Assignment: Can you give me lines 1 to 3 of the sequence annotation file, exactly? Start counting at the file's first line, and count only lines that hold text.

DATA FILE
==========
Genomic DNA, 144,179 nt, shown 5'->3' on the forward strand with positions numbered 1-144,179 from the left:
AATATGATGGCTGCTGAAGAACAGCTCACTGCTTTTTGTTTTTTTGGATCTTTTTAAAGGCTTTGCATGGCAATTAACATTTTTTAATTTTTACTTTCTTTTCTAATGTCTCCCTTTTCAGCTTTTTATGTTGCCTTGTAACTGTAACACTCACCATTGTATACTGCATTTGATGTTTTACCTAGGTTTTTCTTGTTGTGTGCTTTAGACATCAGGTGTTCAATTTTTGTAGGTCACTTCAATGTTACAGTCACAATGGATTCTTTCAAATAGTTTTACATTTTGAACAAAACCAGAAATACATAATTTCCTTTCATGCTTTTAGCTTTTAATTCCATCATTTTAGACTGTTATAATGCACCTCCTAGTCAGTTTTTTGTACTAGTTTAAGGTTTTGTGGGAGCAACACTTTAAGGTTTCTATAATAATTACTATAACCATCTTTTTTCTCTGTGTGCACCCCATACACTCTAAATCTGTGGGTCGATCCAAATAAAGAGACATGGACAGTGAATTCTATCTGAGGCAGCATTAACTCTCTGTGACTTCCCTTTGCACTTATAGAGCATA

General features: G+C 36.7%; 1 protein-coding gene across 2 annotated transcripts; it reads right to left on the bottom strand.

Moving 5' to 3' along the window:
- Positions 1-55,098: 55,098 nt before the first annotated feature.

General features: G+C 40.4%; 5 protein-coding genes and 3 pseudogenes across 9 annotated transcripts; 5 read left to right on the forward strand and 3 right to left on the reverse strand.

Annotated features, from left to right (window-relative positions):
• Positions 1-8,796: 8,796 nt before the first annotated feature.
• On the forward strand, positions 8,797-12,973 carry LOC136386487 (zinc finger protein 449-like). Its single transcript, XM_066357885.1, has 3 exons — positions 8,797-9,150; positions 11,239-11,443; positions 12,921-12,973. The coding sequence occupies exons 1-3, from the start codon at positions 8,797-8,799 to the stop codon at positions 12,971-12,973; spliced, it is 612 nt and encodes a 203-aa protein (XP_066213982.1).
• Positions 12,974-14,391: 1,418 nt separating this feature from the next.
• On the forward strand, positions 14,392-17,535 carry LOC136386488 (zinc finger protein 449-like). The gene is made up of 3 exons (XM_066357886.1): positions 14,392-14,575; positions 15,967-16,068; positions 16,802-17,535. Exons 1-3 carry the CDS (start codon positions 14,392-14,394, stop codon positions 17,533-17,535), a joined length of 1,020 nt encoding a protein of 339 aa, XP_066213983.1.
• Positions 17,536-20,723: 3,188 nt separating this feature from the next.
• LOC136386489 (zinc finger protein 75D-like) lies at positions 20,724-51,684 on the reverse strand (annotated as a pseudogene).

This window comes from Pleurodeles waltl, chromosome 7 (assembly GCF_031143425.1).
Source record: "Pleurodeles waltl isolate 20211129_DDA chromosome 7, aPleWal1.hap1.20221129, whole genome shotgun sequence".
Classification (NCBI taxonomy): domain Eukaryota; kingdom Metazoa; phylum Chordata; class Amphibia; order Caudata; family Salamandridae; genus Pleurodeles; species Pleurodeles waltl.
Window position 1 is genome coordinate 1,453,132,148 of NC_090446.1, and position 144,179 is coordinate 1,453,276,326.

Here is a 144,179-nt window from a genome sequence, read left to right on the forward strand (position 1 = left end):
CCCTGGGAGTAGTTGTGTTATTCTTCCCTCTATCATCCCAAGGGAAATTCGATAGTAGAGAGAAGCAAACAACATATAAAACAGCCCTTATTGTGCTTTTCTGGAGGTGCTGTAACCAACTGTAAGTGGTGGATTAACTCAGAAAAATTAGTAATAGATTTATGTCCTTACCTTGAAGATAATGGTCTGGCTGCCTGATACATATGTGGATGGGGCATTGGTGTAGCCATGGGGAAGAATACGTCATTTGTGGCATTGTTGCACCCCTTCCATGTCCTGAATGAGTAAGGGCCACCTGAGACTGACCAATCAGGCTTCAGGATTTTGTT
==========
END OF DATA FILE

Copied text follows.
Genomic DNA, 144,179 nt, shown 5'->3' on the forward strand with positions numbered 1-144,179 from the left:
AATATGATGGCTGCTGAAGAACAGCTCACTGCTTTTTGTTTTTTTGGATCTTTTTAAAGGCTTTGCATGGCAATTAACATTTTTTAATTTTTACTTTCTTTTCTAATGTCTCCCTTTTCAGCTTTTTATGTTGCCTTGTAACTGTAACACTCACCATTGTATACTGCATTTGATGTTTTACCTAGGTTTTTCTTGTTGTGTGCTTTAGACATCAGGTGTTCAATTTTTGTAGGTCACTTCAATGTTACAGTCACAATGGATTCTTTCAAATAGTTTTACATTTTGAACAAAACCAGAAATACATAATTTCCTTTCATGCTTTTAGCTTTTAATTCCATCATTTTAGACTGTTATAATGCACCTCCTAGTCAGTTTTTTGTACTAGTTTAAGGTTTTGTGGGAGCAACACTTTAAGGTTTCTATAATAATTACTATAACCATCTTTTTTCTCTGTGTGCACCCCATACACTCTAAATCTGTGGGTCGATCCAAATAAAGAGACATGGACAGTGAATTCTATCTGAGGCAGCATTAACTCTCTGTGACTTCCCTTTGCACTTATAGAGCATA

General features: G+C 36.7%; 1 protein-coding gene across 2 annotated transcripts; it reads right to left on the bottom strand.